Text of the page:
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Coincidences are underrated

“When a coincidence seems amazing, that’s because the human mind isn’t wired to naturally comprehend probability and statistics.” [Neil deGrasse Tyson]

“Ralph, it’s remarkable that you should call. I was just thinking about you. It must be ESP.” Woman using telephone, c. 1910 “Candlestick style” phone. Public domain via Wikimedia Commons.

The unreasonable popularity of pseudosciences such as ESP or astrology often stems from personal experience. We’ve all had that “Ralph” phone call or some other happening that seems well beyond the range of normal probability, at least according to what we consider to be common sense. But how accurately does common sense forecast probabilities and how much of it is fuzzy math? As we will see, fuzzy math holds its own.

Let’s try to de-fuzz the math a bit, starting with a classic example: the birthday problem. Perhaps you’ve encountered this problem in a math class that dealt with probabilities. In a group of people, what is the probability that two people would have the same birthday? Certainly it must depend on the size of the group. If we start with only two people, the chance would be one out of 365 – well, OK, one in 366 for leap years. If the group included more people, common sense might suggest that the probability would just increase linearly. So, to get a 50% chance, you might think it would take 183 people in the group. Wrong. That’s where common sense goes off the rails. It turns out that, in a group of only 23 people, the probability of two having the same birthday is 50%.

Birthday by profivideos. CC0 Public Domain via Pixabay.

Details of the logic required to arrive at this result are unnecessary here, but a clue is given by a group of three. The third person might match the birthday of either of the first two, so you might think to just double the first probability. But think about this from the inverse point of view. The probability of the second person’s birthday NOT matching the first is 364/365. But the third person could match either of the first two, so the probability of NOT matching is only 363/365. Since NOT matching is thus less probable, matching becomes more probable. Working this out involves a bit of number crunching, but math classes have calculators galore, and since many classes have 23 or more members, real data are available to support the probability calculation. As you can see, what we take to be common sense often yields inaccurate solutions.

Meanwhile, back at the “Ralph” problem, a math textbook might tackle this problem in terms of drawing different colored pebbles from a large urn. Let’s forego that approach, and set the “Ralph” problem in more realistic terms. Suppose you know N people. During the course of a single day, a number of those people, k, cross your mind on a purely random basis. For this illustration, let’s agree to ignore close relatives and friends that you think about almost every day. Next, a certain number of people, L, contact you in a given day by any means, including phone calls, e-mails and electronic messages, social media, snail mail, and random meetings.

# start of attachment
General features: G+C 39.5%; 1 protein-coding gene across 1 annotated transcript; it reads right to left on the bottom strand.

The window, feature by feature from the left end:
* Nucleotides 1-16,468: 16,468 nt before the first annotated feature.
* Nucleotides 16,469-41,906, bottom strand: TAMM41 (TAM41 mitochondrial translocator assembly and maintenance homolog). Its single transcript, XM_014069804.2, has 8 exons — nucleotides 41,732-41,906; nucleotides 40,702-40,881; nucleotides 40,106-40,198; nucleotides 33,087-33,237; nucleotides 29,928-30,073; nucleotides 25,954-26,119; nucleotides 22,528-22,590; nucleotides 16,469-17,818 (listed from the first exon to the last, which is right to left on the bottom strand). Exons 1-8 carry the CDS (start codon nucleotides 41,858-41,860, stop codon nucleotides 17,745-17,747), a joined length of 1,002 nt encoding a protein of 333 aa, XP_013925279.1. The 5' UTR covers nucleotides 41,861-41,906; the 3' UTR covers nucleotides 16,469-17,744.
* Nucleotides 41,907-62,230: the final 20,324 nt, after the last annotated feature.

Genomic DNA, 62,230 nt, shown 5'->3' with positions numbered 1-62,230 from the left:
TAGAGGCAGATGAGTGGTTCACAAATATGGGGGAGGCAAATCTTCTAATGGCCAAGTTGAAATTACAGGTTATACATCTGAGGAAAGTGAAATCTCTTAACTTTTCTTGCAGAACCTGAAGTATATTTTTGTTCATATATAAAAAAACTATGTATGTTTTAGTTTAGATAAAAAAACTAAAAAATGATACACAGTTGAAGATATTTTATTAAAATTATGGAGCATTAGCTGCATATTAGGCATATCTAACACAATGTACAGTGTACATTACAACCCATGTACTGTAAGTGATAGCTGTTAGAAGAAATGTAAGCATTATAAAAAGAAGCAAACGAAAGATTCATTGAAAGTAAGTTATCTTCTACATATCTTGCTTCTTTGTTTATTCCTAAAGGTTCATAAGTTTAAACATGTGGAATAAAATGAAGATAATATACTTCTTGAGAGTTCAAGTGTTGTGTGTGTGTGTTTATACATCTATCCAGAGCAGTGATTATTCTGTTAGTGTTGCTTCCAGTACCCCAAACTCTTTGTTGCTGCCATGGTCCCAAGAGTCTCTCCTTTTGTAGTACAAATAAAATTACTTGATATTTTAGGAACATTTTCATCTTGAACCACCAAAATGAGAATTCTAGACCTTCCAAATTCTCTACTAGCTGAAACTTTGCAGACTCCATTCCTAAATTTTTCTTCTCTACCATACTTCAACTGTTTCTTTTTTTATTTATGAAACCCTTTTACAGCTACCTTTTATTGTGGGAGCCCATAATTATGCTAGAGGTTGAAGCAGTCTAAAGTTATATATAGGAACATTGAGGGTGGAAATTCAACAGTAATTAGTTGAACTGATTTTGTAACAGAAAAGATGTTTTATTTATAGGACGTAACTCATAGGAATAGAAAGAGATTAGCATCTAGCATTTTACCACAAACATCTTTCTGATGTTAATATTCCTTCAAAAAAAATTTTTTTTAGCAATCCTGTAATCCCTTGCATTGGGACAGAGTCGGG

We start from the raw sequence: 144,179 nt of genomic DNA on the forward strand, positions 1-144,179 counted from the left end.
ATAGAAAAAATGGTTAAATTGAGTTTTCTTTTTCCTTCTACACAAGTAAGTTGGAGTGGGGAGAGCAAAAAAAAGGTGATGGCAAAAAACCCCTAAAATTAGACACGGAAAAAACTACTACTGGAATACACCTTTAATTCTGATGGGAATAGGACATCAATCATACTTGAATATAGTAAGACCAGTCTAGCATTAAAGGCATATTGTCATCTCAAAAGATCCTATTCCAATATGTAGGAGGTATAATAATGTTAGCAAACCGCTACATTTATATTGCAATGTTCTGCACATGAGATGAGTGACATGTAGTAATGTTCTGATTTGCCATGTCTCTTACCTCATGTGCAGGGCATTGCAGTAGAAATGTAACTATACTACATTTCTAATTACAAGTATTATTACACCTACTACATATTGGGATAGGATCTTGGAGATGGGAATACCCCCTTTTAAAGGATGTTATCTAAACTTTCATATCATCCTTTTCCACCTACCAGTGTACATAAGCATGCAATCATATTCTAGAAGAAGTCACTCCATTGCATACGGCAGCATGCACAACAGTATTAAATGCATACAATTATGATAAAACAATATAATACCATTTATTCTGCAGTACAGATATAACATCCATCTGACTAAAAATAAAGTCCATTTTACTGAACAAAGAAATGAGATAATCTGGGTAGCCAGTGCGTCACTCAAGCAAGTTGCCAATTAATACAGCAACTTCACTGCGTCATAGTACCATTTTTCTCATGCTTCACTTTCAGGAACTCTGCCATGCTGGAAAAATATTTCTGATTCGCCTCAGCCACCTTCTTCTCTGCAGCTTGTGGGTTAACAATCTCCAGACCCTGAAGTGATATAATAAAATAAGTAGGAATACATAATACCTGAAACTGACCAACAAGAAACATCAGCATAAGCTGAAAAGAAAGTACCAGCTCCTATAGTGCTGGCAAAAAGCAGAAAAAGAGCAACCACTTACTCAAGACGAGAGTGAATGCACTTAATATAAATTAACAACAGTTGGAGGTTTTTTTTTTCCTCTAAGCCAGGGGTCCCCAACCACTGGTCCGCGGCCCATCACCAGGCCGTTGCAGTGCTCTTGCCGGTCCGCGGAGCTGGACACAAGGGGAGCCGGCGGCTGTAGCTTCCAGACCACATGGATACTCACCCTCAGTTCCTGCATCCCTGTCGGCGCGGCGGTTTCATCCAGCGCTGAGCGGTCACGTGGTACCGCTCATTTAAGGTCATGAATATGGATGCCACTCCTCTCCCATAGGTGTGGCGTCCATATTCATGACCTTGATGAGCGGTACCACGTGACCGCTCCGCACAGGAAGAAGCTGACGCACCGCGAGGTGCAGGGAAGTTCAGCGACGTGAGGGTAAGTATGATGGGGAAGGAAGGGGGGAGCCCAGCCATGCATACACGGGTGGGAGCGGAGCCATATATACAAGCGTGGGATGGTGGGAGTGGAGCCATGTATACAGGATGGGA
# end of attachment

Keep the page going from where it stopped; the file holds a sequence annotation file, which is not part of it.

Working though this problem (actually kind of fun if you like mathematical puzzles) yields an equation for the number of days that will elapse before the probability of getting a contact from someone you thought about reaches a given level. Of course, it depends on the variables N, k, and L, not the easiest quantities to obtain.

An estimate of N, the number of people that an average person knows, is available from various sources, and ranges from 200 to 1500, but k, the number of people one would think about is highly subjective, as is L, the number of contacts one receives in an average day. Yet, all these numbers are necessary to find an estimate of the time required for someone you thought about to contact you shortly after you thought about them. Unscientific surveys of students, neighbors, and friends produced numbers of thoughts from 10 to 100 and contacts from 5 to 30. Substituting these numbers into the appropriate derived equation and requiring that it be 90% probable yields a remarkable result. Such coincidences would happen anywhere from once a week to once every other month. Most people’s fuzzy math would probably have estimated a much longer time period.

If you are curious about how often you might expect such coincidences to occur, e-mail your numbers for N, k, and L to me and I’ll calculate the estimate for your case and send it to you.

Next time you get that “Ralph” call, rather than attributing it to ESP, you might tell Ralph: “Hey, I was just thinking about you, so you can consider yourself my coincidence of the month.”

Featured image: Ancient Planet by PIRO4D. Public domain via Pixabay

Recent Comments

  1. Sandy

    I wonder how you account for this phenomenon: If I ask someone I know to think about something – any random thing – during the last hour when I am asleep between 6 and 7am and also think about me I can tell them the next day what they were thinking about with unfailing accuracy.
    And this:
    I owned dog for 16 years. During that time I once, and once only, experienced an overwhelming feeling that he was in trouble and needed me. I rushed to the car to find that he was hanging by his neck having jumped over the back seat and landed tangled in his lead.
    I’m sorry that you have never known telepathy since I have experienced it throughout my life and could relate, if I could remember them all, hundreds of such experiences that, for me, are just normal.

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